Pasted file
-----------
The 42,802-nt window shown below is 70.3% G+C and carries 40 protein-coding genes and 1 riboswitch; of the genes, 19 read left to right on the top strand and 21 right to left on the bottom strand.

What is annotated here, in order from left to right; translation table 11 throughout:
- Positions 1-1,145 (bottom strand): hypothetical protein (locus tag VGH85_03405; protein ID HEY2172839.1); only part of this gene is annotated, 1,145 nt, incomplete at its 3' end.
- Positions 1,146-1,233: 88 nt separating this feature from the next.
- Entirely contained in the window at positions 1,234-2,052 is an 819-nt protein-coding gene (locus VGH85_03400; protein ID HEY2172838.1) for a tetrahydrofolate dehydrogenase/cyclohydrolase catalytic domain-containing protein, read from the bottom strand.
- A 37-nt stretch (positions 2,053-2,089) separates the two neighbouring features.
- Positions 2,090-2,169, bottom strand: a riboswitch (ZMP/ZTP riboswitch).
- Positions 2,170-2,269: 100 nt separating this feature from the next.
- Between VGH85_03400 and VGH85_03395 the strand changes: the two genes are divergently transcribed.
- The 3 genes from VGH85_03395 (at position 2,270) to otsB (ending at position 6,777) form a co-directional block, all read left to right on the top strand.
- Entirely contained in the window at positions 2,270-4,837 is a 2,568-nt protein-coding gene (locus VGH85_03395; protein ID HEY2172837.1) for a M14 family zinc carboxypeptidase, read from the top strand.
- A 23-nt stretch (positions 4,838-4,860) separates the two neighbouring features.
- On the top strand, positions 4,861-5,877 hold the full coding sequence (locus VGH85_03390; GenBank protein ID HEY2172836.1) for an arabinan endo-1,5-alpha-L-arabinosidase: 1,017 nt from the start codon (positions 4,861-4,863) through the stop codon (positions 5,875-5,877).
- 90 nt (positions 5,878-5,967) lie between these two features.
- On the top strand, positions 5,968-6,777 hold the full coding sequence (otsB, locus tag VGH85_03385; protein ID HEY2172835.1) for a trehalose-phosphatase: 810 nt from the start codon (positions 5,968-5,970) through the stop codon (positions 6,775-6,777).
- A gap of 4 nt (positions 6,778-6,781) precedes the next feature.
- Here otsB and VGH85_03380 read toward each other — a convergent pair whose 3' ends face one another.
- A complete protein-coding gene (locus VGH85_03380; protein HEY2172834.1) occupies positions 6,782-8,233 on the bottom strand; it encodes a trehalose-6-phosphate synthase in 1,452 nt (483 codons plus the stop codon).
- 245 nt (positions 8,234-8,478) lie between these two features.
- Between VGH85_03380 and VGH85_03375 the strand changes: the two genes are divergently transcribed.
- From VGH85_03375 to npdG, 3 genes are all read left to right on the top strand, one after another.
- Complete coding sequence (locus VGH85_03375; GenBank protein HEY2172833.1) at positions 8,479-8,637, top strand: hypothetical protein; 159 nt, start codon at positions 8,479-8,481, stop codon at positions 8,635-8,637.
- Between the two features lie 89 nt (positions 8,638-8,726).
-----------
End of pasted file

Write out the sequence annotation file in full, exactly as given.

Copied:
The 42,802-nt window shown below is 70.3% G+C and carries 40 protein-coding genes and 1 riboswitch; of the genes, 19 read left to right on the top strand and 21 right to left on the bottom strand.

What is annotated here, in order from left to right; translation table 11 throughout:
- Positions 1-1,145 (bottom strand): hypothetical protein (locus tag VGH85_03405; protein ID HEY2172839.1); only part of this gene is annotated, 1,145 nt, incomplete at its 3' end.
- Positions 1,146-1,233: 88 nt separating this feature from the next.
- Entirely contained in the window at positions 1,234-2,052 is an 819-nt protein-coding gene (locus VGH85_03400; protein ID HEY2172838.1) for a tetrahydrofolate dehydrogenase/cyclohydrolase catalytic domain-containing protein, read from the bottom strand.
- A 37-nt stretch (positions 2,053-2,089) separates the two neighbouring features.
- Positions 2,090-2,169, bottom strand: a riboswitch (ZMP/ZTP riboswitch).
- Positions 2,170-2,269: 100 nt separating this feature from the next.
- Between VGH85_03400 and VGH85_03395 the strand changes: the two genes are divergently transcribed.
- The 3 genes from VGH85_03395 (at position 2,270) to otsB (ending at position 6,777) form a co-directional block, all read left to right on the top strand.
- Entirely contained in the window at positions 2,270-4,837 is a 2,568-nt protein-coding gene (locus VGH85_03395; protein ID HEY2172837.1) for a M14 family zinc carboxypeptidase, read from the top strand.
- A 23-nt stretch (positions 4,838-4,860) separates the two neighbouring features.
- On the top strand, positions 4,861-5,877 hold the full coding sequence (locus VGH85_03390; GenBank protein ID HEY2172836.1) for an arabinan endo-1,5-alpha-L-arabinosidase: 1,017 nt from the start codon (positions 4,861-4,863) through the stop codon (positions 5,875-5,877).
- 90 nt (positions 5,878-5,967) lie between these two features.
- On the top strand, positions 5,968-6,777 hold the full coding sequence (otsB, locus tag VGH85_03385; protein ID HEY2172835.1) for a trehalose-phosphatase: 810 nt from the start codon (positions 5,968-5,970) through the stop codon (positions 6,775-6,777).
- A gap of 4 nt (positions 6,778-6,781) precedes the next feature.
- Here otsB and VGH85_03380 read toward each other — a convergent pair whose 3' ends face one another.
- A complete protein-coding gene (locus VGH85_03380; protein HEY2172834.1) occupies positions 6,782-8,233 on the bottom strand; it encodes a trehalose-6-phosphate synthase in 1,452 nt (483 codons plus the stop codon).
- 245 nt (positions 8,234-8,478) lie between these two features.
- Between VGH85_03380 and VGH85_03375 the strand changes: the two genes are divergently transcribed.
- From VGH85_03375 to npdG, 3 genes are all read left to right on the top strand, one after another.
- Complete coding sequence (locus VGH85_03375; GenBank protein HEY2172833.1) at positions 8,479-8,637, top strand: hypothetical protein; 159 nt, start codon at positions 8,479-8,481, stop codon at positions 8,635-8,637.
- Between the two features lie 89 nt (positions 8,638-8,726).